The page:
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Home -> Community -> Usenet -> comp.databases.theory -> Re: I. M. John W. Backus

Re: I. M. John W. Backus

From: Tony D <tonyisyourpal_at_netscape.net>
Date: 21 Mar 2007 20:28:53 -0700
Message-ID: <1174534133.480142.70760@y66g2000hsf.googlegroups.com>


On Mar 21, 11:57 pm, Bob Badour <bbad..._at_pei.sympatico.ca> wrote:
> It's odd that the obit got things so wrong. Fortran is a monstrosity --
> one of those abominable things that was just good enough.

I seem to remember a quote-oid from Backus along the lines of, "we didn't realise we were designing a language - we were building a compiler", but I can't remember the exact attribution now.

> It's greatest achievement was to show how not to write a compiler.

I disagree - its greatest achievement was to prove to a lot of people that compilers were *possible*. That there was a, to modern eyes, unacceptable "bleed" of machine features of the 704 into Fortran's design was a consequence of trying to prove the point. Unfortunately, the proof of concept was treated as the state of the art by too many others for far too long. Hmm, that sounds familiar from somewhere ...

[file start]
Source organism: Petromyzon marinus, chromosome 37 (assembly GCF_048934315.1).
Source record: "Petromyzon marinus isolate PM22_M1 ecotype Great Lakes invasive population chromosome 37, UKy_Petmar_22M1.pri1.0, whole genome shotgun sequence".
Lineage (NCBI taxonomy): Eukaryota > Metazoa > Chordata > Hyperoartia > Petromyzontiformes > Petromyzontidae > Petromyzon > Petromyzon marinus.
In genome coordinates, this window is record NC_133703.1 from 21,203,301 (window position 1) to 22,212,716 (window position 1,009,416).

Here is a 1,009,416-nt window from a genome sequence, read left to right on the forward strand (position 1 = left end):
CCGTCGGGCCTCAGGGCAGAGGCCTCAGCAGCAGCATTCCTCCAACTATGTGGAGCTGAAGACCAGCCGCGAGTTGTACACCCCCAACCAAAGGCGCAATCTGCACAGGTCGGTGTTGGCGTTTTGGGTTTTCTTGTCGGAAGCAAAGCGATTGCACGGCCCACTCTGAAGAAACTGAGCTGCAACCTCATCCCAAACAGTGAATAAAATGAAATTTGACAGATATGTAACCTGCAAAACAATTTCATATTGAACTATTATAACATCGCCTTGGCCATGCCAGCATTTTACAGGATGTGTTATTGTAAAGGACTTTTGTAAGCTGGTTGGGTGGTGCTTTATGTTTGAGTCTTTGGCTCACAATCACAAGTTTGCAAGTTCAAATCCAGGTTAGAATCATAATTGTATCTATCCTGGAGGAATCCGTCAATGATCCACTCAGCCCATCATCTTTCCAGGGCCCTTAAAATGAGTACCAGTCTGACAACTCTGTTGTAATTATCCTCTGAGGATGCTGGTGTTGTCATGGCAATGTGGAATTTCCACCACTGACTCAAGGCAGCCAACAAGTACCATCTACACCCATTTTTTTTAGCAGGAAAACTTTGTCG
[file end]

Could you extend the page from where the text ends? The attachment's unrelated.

> Backus more than redeemed himself a few years later by learning
> from fortran how to write a compiler when he and Peter Naur came
> up with BNF.

Hrmmmr... BNF came about because Backus and Naur both thought they understood a section of one of the original reports on the IAL perfectly, but it turned out they had different ideas about what it meant. Backus presented Backus "Normal" Form, and he and Naur worked on it more to come up with Backus Naur Form.

For me, Backus' real crowning achievement was his 1977 Turing Award paper on FP, here - http://www.stanford.edu/class/cs242/readings/backus.pdf

> Fortran should be a side-note to BNF and not vice versa.
>
> (BNF is a very big contribution--more than enough to share.)

I find myself fairly forgiving of Fortran, because of its "originating" status. Was it better than Speedcode or similar systems ? Maybe, maybe not - but (much like SQL later) because it came from IBM it got traction and proved an important point. (I'm less forgiving of C because by that time *they should have known better*.)

These days, BNF seems kind of trivial, and compiler usage is taken as a given for the vast majority of cases. It's kind of hard to imagine things before either of those cases, but that's where Backus was working, and his contributions are immense. And to go from essentially bare metal on to FP ... Received on Wed Mar 21 2007 - 22:28:53 CDT

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